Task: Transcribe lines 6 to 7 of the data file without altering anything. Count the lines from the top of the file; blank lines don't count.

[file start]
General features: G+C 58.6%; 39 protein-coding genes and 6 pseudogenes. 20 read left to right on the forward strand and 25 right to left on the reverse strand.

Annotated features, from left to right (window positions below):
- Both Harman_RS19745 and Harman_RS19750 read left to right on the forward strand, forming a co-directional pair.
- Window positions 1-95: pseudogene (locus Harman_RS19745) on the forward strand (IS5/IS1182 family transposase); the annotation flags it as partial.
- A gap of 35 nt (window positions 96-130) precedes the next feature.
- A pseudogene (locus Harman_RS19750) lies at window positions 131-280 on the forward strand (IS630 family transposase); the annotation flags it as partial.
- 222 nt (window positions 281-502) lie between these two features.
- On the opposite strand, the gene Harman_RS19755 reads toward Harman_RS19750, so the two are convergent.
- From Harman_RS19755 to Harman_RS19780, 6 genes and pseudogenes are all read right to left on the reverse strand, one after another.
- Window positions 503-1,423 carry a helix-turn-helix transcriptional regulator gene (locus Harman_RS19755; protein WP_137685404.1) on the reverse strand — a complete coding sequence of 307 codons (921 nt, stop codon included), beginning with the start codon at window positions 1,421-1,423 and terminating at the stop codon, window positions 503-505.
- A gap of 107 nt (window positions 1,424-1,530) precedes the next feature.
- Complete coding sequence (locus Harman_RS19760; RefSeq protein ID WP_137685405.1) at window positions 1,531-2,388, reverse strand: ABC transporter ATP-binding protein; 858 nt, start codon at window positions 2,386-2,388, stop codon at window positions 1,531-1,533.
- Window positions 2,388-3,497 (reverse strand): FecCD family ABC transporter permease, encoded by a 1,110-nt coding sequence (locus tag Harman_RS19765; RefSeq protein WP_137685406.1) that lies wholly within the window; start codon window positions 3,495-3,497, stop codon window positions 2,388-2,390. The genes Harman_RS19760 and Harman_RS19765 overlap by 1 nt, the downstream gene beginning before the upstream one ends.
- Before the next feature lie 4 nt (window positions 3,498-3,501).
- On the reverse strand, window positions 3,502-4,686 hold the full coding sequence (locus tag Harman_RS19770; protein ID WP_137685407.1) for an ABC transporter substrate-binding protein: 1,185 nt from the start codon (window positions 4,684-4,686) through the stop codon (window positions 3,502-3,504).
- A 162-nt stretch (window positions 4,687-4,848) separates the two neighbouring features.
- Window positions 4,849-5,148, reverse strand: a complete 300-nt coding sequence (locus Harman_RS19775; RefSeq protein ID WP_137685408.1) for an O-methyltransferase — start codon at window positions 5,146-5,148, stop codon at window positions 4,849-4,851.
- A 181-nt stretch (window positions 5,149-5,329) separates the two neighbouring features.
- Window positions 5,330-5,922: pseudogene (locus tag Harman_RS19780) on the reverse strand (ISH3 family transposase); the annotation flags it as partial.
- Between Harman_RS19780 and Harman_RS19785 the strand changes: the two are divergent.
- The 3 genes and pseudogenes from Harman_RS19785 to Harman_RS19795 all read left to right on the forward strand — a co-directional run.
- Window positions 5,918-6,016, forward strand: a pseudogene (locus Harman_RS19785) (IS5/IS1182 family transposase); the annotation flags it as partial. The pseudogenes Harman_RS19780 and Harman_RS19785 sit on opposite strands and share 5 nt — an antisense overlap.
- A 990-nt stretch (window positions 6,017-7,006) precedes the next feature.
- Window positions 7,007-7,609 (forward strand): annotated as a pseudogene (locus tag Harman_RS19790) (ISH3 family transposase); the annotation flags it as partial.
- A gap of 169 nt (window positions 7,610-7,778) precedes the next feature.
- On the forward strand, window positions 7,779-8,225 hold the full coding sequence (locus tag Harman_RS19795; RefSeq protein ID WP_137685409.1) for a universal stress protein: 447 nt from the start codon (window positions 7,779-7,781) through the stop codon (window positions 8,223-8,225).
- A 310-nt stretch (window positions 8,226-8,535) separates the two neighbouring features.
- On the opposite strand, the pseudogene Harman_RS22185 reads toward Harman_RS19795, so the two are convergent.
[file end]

- A pseudogene (locus Harman_RS19750) lies at window positions 131-280 on the forward strand (IS630 family transposase); the annotation flags it as partial.
- 222 nt (window positions 281-502) lie between these two features.